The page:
In the words of the writer

In the words of the writer

By PREETI SINGH | | 31 July, 2016
Aseem Chhabra

Aseem Chhabra is a senior journalist who writes on a variety of topics like arts, entertainment, social and political issues. Chhabra’s writings regularly feature in The New York Times, The Boston Globe, The Philadelphia Inquirer and The Courier-Journal, Time Out, New York. His recent book, Shashi Kapoor, the Householder, the Star gives a glimpse of Shashi Kapoor’s life and film career. He speaks to Guardian 20 about the legendary actor and how no other contemporary could match his generosity in India cinema.

Q. What inspired you to write about Shashi Kapoor?

I have been a fan of Shashi Kapoor since my teenage years when I watched films like Sharmeelee and Deewar. And in the 1970s I saw many of his earlier films Jab Jab Phool Khile and The Householder, which was the first project he did with the Merchant Ivory Productions team.

I have lived in the US for 35 years and all this while I was also following most of Shashi Kapoor’s films that he made outside India or with non-Indian production companies — Heat and Dust, In Custody, Sammy and Rosie Get Laid, Jinnah. So in a way this book marries my life in India and the US through Shashi Kapoor’s films. 

In the recent years I sensed the current generation had forgotten Shashi Kapoor’s contribution to cinema. So I wanted to tell the story of a man — a movie star, an actor, his commitment to good cinema as he produced films and acted in indie projects, his love for theater, and Shashi Kapoor the householder — husband of Jennifer Kendal Kapoor and father to three children, Kunal, Karan and Sanjna.

Q. How did you manage to write a book without speaking to the actor you wrote about?

Well, I had to use whatever resources I had. I read many books and articles that mention Shashi Kapoor and his films.  I also searched for interviews with Shashi Kapoor. I interviewed a range of film people who knew Shashi and worked with him, plus I watched about 40 films of his — several of them for the second or third time.  I am a film journalist so then I also used my own knowledge about Shashi Kapoor and the Hindi film industry.

Q. You conducted the interviews with many people like Dev Benegal, Anil Dharkar, Sharmila Tagore Simi Garewal and many actors. How difficult was it to pen down so many views with different perspectives about the same person?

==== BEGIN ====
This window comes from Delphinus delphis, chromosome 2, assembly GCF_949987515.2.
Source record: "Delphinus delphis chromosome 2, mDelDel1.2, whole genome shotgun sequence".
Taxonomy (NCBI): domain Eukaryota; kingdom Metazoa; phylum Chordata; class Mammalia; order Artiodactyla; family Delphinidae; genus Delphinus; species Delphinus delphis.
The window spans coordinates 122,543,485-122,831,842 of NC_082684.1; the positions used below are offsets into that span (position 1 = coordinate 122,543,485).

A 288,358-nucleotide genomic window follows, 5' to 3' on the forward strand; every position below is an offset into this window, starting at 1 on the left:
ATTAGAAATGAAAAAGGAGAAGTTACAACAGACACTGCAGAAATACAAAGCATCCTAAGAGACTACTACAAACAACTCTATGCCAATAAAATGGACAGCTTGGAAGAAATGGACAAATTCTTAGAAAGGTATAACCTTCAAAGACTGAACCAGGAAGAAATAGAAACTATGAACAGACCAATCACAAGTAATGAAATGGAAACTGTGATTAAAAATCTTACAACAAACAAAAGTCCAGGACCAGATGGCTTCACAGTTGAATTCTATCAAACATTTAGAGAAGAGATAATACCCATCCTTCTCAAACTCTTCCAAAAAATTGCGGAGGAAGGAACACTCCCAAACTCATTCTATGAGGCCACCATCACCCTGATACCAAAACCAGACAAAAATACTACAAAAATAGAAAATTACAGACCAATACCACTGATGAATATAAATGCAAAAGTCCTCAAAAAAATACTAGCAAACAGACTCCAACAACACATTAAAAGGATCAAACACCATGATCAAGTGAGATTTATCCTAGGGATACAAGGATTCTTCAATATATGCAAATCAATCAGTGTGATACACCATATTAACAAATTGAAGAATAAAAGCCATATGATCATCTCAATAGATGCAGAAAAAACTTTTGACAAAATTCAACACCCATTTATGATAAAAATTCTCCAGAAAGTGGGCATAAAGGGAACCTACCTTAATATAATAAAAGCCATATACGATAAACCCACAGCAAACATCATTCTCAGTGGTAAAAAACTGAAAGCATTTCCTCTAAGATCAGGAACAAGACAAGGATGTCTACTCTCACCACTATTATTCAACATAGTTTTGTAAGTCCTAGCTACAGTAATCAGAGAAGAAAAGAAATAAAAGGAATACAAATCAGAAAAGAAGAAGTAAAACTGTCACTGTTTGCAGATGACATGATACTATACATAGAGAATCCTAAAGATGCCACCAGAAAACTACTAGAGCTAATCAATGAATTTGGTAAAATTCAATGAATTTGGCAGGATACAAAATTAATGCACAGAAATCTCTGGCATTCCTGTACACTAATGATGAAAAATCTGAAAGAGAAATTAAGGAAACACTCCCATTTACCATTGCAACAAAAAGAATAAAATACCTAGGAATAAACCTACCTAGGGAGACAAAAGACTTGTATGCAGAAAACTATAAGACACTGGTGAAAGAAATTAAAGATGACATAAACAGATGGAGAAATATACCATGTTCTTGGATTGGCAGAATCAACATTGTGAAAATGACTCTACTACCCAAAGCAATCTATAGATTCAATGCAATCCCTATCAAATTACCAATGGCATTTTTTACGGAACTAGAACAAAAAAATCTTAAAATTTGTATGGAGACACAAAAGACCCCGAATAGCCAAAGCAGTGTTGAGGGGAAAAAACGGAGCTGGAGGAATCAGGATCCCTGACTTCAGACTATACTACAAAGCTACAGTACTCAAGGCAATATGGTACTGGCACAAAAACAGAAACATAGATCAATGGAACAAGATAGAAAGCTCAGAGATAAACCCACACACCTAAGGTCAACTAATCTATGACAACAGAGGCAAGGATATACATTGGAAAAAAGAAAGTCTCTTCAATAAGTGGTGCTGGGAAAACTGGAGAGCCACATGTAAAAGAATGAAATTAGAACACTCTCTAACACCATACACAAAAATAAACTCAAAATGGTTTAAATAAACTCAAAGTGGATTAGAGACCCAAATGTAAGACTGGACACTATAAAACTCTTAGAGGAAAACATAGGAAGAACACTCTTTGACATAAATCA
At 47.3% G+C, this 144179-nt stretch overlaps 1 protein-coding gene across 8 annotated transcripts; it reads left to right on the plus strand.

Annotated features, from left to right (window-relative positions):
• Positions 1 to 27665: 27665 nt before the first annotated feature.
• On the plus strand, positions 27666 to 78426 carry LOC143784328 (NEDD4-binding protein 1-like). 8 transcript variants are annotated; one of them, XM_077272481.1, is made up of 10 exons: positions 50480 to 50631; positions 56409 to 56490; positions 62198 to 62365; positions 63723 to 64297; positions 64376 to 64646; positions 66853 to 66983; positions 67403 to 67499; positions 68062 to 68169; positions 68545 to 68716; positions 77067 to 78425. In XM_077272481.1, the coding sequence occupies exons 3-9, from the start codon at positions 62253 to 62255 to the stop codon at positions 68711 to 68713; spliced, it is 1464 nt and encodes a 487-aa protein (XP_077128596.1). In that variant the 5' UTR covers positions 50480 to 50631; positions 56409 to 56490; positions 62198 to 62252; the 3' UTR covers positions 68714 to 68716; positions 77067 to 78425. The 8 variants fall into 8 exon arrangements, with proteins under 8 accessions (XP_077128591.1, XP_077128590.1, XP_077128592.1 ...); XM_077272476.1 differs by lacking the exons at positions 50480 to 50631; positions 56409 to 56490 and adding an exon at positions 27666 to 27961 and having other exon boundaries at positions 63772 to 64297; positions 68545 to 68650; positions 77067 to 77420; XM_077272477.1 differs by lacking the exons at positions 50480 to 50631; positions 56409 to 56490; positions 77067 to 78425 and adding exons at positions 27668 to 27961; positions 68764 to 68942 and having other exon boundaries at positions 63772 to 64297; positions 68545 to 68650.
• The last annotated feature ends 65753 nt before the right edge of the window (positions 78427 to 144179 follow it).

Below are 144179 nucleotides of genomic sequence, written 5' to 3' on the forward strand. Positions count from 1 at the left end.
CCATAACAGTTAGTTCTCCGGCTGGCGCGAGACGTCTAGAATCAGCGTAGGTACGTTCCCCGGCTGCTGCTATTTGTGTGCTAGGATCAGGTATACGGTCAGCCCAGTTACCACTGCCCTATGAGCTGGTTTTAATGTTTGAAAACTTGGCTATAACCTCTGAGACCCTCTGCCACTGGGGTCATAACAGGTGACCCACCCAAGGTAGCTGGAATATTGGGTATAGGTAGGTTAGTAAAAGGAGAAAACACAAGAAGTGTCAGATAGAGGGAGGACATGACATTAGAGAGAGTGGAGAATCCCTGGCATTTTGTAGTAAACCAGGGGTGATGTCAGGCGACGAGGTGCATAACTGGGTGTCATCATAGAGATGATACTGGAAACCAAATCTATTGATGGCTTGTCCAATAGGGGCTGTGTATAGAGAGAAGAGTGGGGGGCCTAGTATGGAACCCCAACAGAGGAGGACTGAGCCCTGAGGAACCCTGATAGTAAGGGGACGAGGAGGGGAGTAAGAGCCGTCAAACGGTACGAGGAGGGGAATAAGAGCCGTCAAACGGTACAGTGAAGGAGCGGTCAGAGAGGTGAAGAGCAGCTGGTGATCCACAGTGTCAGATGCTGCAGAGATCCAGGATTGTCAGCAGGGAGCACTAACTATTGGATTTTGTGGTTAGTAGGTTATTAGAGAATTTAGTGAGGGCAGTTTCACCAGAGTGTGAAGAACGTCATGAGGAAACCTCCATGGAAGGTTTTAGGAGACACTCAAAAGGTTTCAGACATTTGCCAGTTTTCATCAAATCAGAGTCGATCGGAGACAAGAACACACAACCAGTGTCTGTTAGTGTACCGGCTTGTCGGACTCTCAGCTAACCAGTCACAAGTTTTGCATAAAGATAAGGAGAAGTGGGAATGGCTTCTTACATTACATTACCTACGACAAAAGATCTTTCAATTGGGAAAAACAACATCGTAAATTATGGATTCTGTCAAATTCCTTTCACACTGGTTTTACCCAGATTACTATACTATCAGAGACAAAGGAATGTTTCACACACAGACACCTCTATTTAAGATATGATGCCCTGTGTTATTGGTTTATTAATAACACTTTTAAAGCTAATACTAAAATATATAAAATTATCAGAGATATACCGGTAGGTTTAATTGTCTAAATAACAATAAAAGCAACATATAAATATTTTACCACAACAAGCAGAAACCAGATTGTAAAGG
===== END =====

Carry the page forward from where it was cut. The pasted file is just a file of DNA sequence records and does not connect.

It was a challenge, but again having been a journalist for many years, I have a sense of how to incorporate different voices in articles.  This was a longer project but still I enjoyed the process of revisiting the interviews I had done and then adding those voices, their thoughts about Shashi Kapoor in my different chapters.

Q. What was the best part that you discovered about the actor while writing this book?

I think the most important thing I learned while writing this book was what a good soul Shashi Kapoor is.  I only knew him as the star, the actor and the producer of some remarkable films. But every person I talked to told me that Shashi Kapoor’s heart is in the right place, how he treated everyone on the sets — from a junior technician to the biggest star in the same way.  He is one of those rare Hindi film personalities who respected everyone, and was kind and caring.  That is the man I want to celebrate through my book.

Q. In your book, apart from great looks and personality, Shashi Kapoor was known for his generosity among his contemporaries. Do you think any actor at present has the same traits like him?

Shashi Kapoor was an extremely generous person who would host parties for his entire cast and crew.  Aparna Sen told me about the Sunday evening parties he would throw for the 36 Chowringhee Lane team and he would fly to Calcutta just for that.  Likewise during the Kabhi Kabhi shoot in Kashmir he would host donga (Kashmiri boat) parties and encourage junior actors and technicians to mingle with the big starts.

Q. What makes him different from all the actors we have in the film industry?

Shashi Kapoor was not just satisfied with being a movie star.  He used his money to fund some of the most remarkable art-house films of the 1970s (Junoon) and 1980s (Kalyug, 36 Chowringhee Lane).  Very few Hindi film actors really invest in real art. They may produce films but they are motivated by profits first. Shashi Kapoor lost a lot of money in the films he produced and yet he continued to support the cause of good cinema until he could not afford it anymore.

He also used his money to build Prithvi Theatre in Mumbai — which is a unique art space that encourages young and new talent. It is the only space of its kind in Mumbai.


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